The new sport of racism

Soccer is an international game – one that connects hundreds of cultures and strengthens the lives of millions of children worldwide.

Take 50 children of different nationalities, cultures, races, languages and backgrounds and you can find 50 children who understand soccer and can start a game up with just a ball and some crudly carved out goals.

Except in Clarkston, Georgia.

In Clarkston, the mayor has banned soccer from the town park. Because the residents have started complaining about an influx of refugees. Because the park is better used for more “white” games like baseball and football.

I wish I was making this up. But I wouldn’t be so angry about something like this if it wasn’t true. From Warren St. John’s article in the New York Times:
(May have to sign up, but as of now, it’s sign-up free)

Refugees Find Hostility and Hope on Soccer Field

CLARKSTON, Ga., Jan. 20 — Early last summer the mayor of this small town east of Atlanta issued a decree: no more soccer in the town park.

Members of the youngest Fugees team, from left, Jeremiah Ziaty, Grace Balegamire, Qendrim Bushi, Josiah Saydee and Santino Jerke and Coach Luma Mufleh celebrate Josiah’s 13th birthday at the Saydees’ apartment in Clarkston, Ga.

“There will be nothing but baseball and football down there as long as I am mayor,” Lee Swaney, a retired owner of a heating and air-conditioning business, told the local paper. “Those fields weren’t made for soccer.”

In Clarkston, soccer means something different than in most places. As many as half the residents are refugees from war-torn countries around the world. Placed by resettlement agencies in a once mostly white town, they receive 90 days of assistance from the government and then are left to fend for themselves. Soccer is their game.

But to many longtime residents, soccer is a sign of unwanted change, as unfamiliar and threatening as the hijabs worn by the Muslim women in town. It’s not football. It’s not baseball. The fields weren’t made for it. Mayor Swaney even has a name for the sort of folks who play the game: the soccer people.

Most of us will chalk this up as yet another act of not-very-subtle racism in the South, an area that has a reputation of being more redneck than receptive.

Something about it resonated in me today, however. After reading two books that tied in with the immirgrant experience, I’m beginning to understand how frightening it can be to be torn from your home country and placed into a strange land – especially one that makes immigrant-shunning a common practice.

In the United States, we celebrate our ancestory. But we want our immigrants and refugees to stay in our past. We’re quick to tell stories of our ancestors – of the people who fought to get out of the bad situations they were in and brave a New World with next to nothing. We praise the ingenuity. We honor the old customs. We cling tightly to the fact that our family roots are stationed firmly in another country.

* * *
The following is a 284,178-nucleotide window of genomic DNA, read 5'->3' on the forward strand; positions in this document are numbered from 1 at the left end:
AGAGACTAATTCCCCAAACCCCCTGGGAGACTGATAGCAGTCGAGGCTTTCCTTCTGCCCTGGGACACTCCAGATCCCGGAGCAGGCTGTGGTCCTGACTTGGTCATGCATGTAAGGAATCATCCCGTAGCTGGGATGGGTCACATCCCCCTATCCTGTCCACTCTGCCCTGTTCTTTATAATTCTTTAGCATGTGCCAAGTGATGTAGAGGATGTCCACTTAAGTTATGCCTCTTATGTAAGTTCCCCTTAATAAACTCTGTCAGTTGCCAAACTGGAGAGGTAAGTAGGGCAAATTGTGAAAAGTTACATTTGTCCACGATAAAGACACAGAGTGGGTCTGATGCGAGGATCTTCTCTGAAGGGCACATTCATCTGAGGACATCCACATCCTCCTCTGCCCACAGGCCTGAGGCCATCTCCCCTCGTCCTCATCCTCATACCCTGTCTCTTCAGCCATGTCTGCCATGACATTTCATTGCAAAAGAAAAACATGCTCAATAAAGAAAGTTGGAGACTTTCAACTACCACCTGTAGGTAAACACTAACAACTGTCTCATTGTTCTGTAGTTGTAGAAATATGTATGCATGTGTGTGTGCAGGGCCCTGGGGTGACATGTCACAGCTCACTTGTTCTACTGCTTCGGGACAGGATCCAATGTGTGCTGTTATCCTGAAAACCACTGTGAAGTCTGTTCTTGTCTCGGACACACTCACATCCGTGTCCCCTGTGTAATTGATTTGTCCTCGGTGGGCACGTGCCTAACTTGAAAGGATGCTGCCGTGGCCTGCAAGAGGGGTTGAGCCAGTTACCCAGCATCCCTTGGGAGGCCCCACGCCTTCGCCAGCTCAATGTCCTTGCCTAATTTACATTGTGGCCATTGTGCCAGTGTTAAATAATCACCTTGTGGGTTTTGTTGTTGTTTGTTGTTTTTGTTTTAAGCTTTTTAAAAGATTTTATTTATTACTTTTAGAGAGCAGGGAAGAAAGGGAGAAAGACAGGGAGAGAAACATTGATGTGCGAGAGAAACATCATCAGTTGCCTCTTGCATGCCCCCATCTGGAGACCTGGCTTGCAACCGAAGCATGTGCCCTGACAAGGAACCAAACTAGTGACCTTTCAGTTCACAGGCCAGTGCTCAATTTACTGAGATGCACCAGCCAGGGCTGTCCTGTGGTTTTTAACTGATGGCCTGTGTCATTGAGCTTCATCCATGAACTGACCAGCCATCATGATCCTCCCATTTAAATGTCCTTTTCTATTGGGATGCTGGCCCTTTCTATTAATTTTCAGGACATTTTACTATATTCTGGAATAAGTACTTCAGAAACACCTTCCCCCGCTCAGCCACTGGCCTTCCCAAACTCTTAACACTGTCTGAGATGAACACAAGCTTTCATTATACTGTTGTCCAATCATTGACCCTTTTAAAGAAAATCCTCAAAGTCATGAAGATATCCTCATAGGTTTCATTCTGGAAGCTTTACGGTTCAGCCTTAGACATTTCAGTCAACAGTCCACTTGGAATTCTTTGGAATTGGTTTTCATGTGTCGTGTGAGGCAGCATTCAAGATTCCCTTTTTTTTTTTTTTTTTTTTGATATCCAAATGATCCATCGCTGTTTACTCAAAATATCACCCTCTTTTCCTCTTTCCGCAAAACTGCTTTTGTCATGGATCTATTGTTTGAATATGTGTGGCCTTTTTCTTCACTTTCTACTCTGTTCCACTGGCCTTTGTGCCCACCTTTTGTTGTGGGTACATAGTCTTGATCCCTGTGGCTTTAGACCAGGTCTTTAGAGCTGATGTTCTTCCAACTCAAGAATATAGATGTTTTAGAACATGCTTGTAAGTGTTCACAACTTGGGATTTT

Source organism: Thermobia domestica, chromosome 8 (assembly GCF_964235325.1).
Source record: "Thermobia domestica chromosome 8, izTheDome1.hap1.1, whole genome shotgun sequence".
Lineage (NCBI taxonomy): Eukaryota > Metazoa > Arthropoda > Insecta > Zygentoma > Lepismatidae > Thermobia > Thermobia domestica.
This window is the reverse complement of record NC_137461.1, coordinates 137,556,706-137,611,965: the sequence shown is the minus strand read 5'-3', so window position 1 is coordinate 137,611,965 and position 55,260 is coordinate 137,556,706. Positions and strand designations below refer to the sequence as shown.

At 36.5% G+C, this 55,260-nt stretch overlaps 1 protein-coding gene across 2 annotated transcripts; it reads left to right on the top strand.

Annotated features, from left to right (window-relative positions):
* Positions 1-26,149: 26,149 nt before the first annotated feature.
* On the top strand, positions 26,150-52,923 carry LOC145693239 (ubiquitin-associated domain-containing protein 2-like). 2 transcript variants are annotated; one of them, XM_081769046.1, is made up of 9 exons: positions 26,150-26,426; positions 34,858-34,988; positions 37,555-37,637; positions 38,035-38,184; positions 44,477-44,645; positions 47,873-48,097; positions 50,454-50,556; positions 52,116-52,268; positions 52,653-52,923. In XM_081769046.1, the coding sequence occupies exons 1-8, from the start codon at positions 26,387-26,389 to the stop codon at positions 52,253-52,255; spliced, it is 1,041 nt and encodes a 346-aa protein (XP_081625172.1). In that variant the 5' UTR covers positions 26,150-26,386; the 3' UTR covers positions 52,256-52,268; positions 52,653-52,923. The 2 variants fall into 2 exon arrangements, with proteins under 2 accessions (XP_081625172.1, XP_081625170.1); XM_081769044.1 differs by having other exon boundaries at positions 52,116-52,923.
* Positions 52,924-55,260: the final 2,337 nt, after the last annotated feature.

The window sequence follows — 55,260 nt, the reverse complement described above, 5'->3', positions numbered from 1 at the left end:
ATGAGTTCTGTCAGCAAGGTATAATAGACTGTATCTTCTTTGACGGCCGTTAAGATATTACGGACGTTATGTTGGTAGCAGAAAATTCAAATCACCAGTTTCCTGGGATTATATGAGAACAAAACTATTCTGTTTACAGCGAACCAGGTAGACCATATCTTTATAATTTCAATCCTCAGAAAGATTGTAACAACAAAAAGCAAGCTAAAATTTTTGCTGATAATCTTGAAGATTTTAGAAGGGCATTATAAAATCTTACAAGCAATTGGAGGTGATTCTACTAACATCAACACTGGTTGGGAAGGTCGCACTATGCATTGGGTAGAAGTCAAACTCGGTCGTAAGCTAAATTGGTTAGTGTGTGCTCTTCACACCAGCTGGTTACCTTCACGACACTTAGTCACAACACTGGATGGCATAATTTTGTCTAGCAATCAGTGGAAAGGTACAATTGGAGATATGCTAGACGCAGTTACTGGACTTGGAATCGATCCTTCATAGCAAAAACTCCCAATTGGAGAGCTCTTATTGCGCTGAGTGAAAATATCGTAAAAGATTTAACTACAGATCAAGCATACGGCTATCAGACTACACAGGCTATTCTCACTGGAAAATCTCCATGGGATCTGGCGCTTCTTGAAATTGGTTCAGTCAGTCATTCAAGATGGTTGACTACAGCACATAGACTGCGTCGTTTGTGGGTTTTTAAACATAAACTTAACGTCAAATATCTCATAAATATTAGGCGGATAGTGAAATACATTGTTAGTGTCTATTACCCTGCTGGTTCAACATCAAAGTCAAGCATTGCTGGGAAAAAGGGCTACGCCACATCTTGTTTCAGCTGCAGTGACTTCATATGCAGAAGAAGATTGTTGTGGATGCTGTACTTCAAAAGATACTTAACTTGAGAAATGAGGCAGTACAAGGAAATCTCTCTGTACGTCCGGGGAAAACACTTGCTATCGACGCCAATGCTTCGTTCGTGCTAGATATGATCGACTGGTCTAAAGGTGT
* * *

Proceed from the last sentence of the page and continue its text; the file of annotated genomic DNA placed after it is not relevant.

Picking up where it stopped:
That’s all fine in the past. But keep today’s immigrants out, thanks. We live in a culture that tolerates cultural diversity, but prefers to keep it an arms length away. The only good immigrant is a historical immigrant.

The lineage of every white resident of Clarkston can be tied to immigrants. Not one person of non-Native descent can consider themselves free from that fact. A good majority of those immigrants – all the way back to the Revolutionary War – found themselves under tremendous strife in their home countries. Religious persecution. War. The same things that are driving today’s refugees to the United States.

These aren’t illegal immigrants. They’re refugees. They’re legal, and they’ve chosen Georgia as their home. And now they’re being treated as if they’re third class citizens.

The residents of Clarkston are forgetting that the immigrants in their own family tree were also persecuted for being different. They hated it. They fought to gain ground in a culture that didn’t want them.

Instead of righting the wrongs that their own history brings to light, they simply turn their backs.

It doesn’t matter that the local soccer program is helping shape these children’s lives by making them better students and giving them a support system the city itself would never bother considering. What matters is that the Good Ol’ Clarkston residents are too afraid of a different way of life – one that includes putting aside their irrational biases and blatent racism and living in harmony with their brothers and sisters.

I’d be willing to guess the Christians among them support this claim. And it’s always amazing how many of those Christians draw a line as to who they treat as they would like to be treated. For a highly religious area of the country, it’s disheartening to see so many go against one of the basic principles of The Bible – love everyone.

The mayor should be ashamed. Every citizen that fought to rid the town of a soccer league should be ashamed. But it won’t happen. There’s no way they’d even consider what they’re doing to be wrong. What’s the point?

After all – these immigrants are around today. They’re insufferable. They’re not historic, and they’ve got a long way to go before they’re held up on a pedestal – an example of the American Dream and the lengths some go to live it.

And what a Dream it’s turning out to be.

This was lovingly handwritten on January 21st, 2007